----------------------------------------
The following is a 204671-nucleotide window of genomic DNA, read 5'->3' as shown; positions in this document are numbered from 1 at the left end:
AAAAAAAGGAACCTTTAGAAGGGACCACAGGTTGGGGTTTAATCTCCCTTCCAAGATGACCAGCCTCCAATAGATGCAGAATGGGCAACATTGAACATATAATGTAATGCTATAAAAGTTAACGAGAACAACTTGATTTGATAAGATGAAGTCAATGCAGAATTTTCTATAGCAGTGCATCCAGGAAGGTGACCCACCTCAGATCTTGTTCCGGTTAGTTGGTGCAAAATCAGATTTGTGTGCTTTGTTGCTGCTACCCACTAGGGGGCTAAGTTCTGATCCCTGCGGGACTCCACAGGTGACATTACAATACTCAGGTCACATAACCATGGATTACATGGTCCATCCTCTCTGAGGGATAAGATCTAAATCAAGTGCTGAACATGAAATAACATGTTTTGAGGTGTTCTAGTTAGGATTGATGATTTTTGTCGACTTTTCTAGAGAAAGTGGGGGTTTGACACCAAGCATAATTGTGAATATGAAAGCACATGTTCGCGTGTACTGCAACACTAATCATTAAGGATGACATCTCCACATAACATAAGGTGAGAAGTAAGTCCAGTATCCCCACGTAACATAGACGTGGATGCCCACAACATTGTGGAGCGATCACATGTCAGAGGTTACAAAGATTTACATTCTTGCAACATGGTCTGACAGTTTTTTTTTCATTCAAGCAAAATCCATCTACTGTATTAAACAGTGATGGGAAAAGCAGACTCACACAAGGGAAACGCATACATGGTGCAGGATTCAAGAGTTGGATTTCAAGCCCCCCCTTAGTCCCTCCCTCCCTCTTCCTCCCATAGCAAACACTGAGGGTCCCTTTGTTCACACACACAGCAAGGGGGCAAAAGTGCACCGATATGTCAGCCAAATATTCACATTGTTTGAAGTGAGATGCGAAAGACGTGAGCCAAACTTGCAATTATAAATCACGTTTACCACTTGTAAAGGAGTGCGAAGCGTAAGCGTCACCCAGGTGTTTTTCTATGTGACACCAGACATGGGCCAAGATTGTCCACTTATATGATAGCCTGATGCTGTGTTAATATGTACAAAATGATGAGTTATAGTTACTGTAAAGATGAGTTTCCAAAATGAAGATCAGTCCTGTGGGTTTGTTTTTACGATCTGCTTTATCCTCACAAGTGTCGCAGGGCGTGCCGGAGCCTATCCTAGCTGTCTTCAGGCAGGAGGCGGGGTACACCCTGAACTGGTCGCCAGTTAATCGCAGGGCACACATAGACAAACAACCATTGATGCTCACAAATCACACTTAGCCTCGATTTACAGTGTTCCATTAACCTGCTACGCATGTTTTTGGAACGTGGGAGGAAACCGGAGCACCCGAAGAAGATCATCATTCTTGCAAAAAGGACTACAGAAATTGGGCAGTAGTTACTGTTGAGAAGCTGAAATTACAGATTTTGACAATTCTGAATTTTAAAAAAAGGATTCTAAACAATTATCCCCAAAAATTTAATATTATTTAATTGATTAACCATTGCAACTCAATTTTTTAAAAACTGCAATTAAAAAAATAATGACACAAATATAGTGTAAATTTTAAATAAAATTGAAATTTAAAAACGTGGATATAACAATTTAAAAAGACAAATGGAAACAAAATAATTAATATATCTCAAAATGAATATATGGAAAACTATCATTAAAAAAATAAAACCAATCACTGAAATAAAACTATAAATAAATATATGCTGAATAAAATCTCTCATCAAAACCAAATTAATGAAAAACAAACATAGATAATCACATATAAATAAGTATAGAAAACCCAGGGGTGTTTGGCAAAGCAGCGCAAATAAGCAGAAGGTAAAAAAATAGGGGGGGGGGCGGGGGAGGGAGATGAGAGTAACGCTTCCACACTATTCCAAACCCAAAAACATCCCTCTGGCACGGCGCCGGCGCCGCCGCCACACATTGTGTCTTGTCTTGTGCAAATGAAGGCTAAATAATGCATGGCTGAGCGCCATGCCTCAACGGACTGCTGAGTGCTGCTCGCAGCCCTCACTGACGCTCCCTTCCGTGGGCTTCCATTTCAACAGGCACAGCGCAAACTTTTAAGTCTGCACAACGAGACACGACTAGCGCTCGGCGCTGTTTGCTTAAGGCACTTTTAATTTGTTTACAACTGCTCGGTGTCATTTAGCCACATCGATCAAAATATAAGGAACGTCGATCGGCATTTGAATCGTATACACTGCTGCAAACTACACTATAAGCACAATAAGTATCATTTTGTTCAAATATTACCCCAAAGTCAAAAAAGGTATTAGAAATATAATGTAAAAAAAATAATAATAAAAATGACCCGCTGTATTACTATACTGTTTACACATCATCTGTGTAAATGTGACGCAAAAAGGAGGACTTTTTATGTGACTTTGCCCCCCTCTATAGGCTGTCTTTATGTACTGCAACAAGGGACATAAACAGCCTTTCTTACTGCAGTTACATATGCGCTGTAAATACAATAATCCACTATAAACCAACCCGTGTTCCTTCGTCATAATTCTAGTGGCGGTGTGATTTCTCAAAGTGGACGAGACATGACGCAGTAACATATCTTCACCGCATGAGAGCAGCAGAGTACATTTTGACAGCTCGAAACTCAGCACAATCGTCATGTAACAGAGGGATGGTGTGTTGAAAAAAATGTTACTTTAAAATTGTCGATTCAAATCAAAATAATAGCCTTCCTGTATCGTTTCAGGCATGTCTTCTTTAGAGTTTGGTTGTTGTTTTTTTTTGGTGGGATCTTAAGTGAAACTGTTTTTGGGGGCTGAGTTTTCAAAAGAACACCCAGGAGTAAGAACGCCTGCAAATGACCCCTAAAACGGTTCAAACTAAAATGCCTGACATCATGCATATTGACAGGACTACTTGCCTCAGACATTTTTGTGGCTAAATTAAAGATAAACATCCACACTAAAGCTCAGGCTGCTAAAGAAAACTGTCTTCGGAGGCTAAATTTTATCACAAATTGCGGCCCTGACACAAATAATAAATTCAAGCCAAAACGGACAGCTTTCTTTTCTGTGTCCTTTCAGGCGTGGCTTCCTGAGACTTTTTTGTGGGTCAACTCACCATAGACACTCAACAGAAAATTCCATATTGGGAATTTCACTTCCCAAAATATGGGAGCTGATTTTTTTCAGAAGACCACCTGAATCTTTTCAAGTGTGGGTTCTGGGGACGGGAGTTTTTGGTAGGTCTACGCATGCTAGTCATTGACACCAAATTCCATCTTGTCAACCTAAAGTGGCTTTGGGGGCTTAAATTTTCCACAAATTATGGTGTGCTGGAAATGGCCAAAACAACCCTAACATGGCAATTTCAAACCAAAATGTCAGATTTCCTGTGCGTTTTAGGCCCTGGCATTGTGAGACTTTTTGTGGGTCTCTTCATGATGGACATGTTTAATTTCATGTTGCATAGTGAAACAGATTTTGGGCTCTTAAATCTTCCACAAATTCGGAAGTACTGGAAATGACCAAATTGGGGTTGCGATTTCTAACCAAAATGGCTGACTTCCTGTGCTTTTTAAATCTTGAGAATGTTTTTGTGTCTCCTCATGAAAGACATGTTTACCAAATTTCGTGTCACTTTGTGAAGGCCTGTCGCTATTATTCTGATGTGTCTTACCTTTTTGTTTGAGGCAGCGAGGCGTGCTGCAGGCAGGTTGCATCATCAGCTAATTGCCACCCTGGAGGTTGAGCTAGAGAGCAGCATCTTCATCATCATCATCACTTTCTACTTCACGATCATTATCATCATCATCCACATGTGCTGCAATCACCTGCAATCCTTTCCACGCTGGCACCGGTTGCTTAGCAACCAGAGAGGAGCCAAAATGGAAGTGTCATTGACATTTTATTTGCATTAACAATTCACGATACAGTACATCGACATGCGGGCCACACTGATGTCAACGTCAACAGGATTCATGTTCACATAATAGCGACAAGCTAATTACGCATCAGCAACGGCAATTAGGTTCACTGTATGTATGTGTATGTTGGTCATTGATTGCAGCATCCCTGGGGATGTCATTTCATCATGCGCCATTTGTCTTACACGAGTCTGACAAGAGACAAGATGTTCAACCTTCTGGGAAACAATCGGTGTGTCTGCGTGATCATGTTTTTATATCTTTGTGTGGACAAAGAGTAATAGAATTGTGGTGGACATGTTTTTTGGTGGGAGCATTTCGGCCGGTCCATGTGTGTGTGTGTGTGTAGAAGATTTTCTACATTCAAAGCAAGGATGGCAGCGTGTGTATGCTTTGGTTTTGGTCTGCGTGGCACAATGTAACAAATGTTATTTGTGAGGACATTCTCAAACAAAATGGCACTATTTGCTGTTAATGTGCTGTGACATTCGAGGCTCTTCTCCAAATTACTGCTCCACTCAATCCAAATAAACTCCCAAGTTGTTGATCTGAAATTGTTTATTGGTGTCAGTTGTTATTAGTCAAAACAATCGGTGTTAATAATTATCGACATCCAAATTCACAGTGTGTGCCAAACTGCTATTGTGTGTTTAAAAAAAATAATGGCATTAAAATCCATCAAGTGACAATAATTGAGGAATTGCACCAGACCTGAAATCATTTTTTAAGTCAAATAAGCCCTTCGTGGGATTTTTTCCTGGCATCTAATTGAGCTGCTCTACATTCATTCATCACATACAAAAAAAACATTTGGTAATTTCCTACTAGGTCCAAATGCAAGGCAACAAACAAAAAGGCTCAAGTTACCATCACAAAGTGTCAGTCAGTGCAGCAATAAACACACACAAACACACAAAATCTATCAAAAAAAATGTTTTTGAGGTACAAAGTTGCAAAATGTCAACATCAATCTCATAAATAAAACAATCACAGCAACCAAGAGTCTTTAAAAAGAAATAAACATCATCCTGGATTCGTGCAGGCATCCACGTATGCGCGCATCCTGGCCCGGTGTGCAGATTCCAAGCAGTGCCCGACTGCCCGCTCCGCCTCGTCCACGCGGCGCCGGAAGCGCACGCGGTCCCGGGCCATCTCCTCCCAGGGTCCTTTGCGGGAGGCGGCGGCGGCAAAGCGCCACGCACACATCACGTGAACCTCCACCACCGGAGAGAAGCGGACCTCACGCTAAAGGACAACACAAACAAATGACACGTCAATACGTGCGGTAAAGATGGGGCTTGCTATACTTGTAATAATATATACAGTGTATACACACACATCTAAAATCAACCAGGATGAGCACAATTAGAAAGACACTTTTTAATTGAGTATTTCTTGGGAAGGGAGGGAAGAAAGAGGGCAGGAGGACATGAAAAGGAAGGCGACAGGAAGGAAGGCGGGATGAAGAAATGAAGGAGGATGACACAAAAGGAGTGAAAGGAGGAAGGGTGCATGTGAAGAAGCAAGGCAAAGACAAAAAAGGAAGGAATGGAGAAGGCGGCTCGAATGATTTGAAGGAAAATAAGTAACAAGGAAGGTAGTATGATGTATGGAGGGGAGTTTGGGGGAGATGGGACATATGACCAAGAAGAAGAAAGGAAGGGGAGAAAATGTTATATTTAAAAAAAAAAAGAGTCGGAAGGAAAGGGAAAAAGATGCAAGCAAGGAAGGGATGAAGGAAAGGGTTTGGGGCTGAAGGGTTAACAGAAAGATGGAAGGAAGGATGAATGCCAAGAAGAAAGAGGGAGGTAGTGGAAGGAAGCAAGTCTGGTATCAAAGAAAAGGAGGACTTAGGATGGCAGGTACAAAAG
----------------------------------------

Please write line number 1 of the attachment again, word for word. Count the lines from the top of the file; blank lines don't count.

The following is a 204671-nucleotide window of genomic DNA, read 5'->3' as shown; positions in this document are numbered from 1 at the left end: